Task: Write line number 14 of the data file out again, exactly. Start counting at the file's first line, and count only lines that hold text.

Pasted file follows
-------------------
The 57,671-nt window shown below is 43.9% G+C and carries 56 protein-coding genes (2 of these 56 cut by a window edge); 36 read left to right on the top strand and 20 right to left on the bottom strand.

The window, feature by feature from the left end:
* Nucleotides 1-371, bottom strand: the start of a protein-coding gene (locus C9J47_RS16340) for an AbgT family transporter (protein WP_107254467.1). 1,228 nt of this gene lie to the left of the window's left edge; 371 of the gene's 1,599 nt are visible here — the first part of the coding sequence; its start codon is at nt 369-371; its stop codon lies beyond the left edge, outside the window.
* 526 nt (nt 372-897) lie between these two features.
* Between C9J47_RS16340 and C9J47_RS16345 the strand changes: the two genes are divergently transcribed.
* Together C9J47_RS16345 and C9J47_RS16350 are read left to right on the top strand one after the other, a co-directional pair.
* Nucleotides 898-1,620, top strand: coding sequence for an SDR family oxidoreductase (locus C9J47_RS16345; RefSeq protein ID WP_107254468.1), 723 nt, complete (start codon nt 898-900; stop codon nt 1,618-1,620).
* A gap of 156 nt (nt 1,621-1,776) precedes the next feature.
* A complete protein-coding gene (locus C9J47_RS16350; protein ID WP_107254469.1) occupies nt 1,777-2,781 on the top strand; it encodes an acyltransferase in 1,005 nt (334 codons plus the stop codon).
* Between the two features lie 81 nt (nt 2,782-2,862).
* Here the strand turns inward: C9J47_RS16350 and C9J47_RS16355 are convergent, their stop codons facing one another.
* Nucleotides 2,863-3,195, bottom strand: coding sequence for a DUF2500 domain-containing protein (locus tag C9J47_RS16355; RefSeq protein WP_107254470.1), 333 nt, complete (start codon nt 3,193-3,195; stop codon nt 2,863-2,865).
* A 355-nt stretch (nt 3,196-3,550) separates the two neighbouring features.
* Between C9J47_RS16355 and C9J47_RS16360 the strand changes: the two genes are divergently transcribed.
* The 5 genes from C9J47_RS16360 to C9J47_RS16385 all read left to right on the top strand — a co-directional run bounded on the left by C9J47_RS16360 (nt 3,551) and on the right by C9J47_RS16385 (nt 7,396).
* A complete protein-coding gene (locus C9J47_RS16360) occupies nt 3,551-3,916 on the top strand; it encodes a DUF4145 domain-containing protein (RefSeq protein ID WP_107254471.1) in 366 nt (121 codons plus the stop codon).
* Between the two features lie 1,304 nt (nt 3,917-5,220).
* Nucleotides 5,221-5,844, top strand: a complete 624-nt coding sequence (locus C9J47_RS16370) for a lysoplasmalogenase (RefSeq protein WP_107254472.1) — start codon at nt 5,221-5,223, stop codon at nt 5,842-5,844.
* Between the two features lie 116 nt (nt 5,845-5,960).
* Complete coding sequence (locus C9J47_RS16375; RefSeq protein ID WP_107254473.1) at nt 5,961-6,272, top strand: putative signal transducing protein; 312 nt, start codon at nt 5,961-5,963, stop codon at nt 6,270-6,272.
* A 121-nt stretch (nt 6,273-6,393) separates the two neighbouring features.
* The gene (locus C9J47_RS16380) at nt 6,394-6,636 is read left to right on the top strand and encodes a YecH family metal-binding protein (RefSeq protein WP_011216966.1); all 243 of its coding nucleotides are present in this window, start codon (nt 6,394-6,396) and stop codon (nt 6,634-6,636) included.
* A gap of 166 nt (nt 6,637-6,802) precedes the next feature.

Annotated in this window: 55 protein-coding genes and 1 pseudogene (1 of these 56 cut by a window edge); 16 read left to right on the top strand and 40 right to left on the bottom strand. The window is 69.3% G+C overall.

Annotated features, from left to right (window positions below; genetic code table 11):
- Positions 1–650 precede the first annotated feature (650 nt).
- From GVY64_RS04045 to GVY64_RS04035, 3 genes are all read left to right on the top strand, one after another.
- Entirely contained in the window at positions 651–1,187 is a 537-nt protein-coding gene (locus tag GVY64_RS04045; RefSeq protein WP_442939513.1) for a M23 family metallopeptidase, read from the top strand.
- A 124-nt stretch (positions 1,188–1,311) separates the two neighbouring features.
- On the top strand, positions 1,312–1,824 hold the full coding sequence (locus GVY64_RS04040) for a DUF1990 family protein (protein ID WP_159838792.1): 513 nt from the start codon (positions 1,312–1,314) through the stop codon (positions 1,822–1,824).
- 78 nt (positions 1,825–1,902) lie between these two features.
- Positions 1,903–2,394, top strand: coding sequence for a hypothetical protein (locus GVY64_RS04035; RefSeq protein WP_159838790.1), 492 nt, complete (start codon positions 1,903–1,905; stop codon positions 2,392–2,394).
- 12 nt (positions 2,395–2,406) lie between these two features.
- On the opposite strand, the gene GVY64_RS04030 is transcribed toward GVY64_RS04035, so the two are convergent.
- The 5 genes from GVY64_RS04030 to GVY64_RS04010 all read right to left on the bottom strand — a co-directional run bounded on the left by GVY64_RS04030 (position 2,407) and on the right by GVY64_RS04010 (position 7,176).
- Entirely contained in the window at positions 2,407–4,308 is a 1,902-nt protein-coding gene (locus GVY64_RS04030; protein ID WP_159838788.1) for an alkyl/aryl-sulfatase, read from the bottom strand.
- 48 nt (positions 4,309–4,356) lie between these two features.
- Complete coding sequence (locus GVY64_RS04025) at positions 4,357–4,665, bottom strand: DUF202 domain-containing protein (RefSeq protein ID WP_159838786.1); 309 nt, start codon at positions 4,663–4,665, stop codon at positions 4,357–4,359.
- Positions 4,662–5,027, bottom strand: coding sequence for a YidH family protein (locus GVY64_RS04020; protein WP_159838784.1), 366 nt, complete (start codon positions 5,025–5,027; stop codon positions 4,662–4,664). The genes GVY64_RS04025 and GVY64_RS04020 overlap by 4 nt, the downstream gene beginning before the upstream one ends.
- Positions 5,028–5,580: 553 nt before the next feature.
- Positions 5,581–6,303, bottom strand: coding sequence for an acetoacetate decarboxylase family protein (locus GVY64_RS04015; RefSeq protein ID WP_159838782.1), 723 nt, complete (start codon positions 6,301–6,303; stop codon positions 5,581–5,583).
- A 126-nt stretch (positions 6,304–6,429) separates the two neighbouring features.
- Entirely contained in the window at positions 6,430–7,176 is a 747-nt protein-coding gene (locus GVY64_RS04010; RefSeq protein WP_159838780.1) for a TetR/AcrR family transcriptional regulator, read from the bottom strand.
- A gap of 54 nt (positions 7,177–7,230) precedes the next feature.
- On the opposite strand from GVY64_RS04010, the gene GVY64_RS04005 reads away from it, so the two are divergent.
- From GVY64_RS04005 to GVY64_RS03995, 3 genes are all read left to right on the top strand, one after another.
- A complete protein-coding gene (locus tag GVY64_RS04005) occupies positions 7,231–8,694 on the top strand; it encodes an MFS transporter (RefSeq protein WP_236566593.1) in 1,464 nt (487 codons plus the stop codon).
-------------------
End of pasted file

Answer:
* Between C9J47_RS16355 and C9J47_RS16360 the strand changes: the two genes are divergently transcribed.